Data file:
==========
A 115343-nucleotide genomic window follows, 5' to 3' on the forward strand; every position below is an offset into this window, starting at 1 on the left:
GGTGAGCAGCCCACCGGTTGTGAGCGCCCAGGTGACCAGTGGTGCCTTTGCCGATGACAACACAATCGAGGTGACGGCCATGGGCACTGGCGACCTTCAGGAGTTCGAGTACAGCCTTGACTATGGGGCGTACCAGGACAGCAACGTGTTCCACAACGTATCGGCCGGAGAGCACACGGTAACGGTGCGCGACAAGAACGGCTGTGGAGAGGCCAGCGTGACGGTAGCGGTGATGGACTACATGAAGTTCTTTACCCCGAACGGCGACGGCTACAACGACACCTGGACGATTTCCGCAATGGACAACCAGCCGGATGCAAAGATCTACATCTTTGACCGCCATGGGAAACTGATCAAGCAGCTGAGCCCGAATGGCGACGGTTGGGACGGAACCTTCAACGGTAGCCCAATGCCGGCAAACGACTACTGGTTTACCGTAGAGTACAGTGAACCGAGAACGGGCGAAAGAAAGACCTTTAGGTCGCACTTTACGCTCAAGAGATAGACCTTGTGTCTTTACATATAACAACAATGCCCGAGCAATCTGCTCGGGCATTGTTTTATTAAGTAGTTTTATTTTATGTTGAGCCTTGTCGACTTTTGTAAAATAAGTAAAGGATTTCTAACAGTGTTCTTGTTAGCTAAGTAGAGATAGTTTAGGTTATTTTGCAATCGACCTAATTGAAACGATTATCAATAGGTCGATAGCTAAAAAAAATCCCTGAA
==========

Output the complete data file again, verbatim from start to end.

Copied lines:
A 115343-nucleotide genomic window follows, 5' to 3' on the forward strand; every position below is an offset into this window, starting at 1 on the left:
GGTGAGCAGCCCACCGGTTGTGAGCGCCCAGGTGACCAGTGGTGCCTTTGCCGATGACAACACAATCGAGGTGACGGCCATGGGCACTGGCGACCTTCAGGAGTTCGAGTACAGCCTTGACTATGGGGCGTACCAGGACAGCAACGTGTTCCACAACGTATCGGCCGGAGAGCACACGGTAACGGTGCGCGACAAGAACGGCTGTGGAGAGGCCAGCGTGACGGTAGCGGTGATGGACTACATGAAGTTCTTTACCCCGAACGGCGACGGCTACAACGACACCTGGACGATTTCCGCAATGGACAACCAGCCGGATGCAAAGATCTACATCTTTGACCGCCATGGGAAACTGATCAAGCAGCTGAGCCCGAATGGCGACGGTTGGGACGGAACCTTCAACGGTAGCCCAATGCCGGCAAACGACTACTGGTTTACCGTAGAGTACAGTGAACCGAGAACGGGCGAAAGAAAGACCTTTAGGTCGCACTTTACGCTCAAGAGATAGACCTTGTGTCTTTACATATAACAACAATGCCCGAGCAATCTGCTCGGGCATTGTTTTATTAAGTAGTTTTATTTTATGTTGAGCCTTGTCGACTTTTGTAAAATAAGTAAAGGATTTCTAACAGTGTTCTTGTTAGCTAAGTAGAGATAGTTTAGGTTATTTTGCAATCGACCTAATTGAAACGATTATCAATAGGTCGATAGCTAAAAAAAATCCCTGAA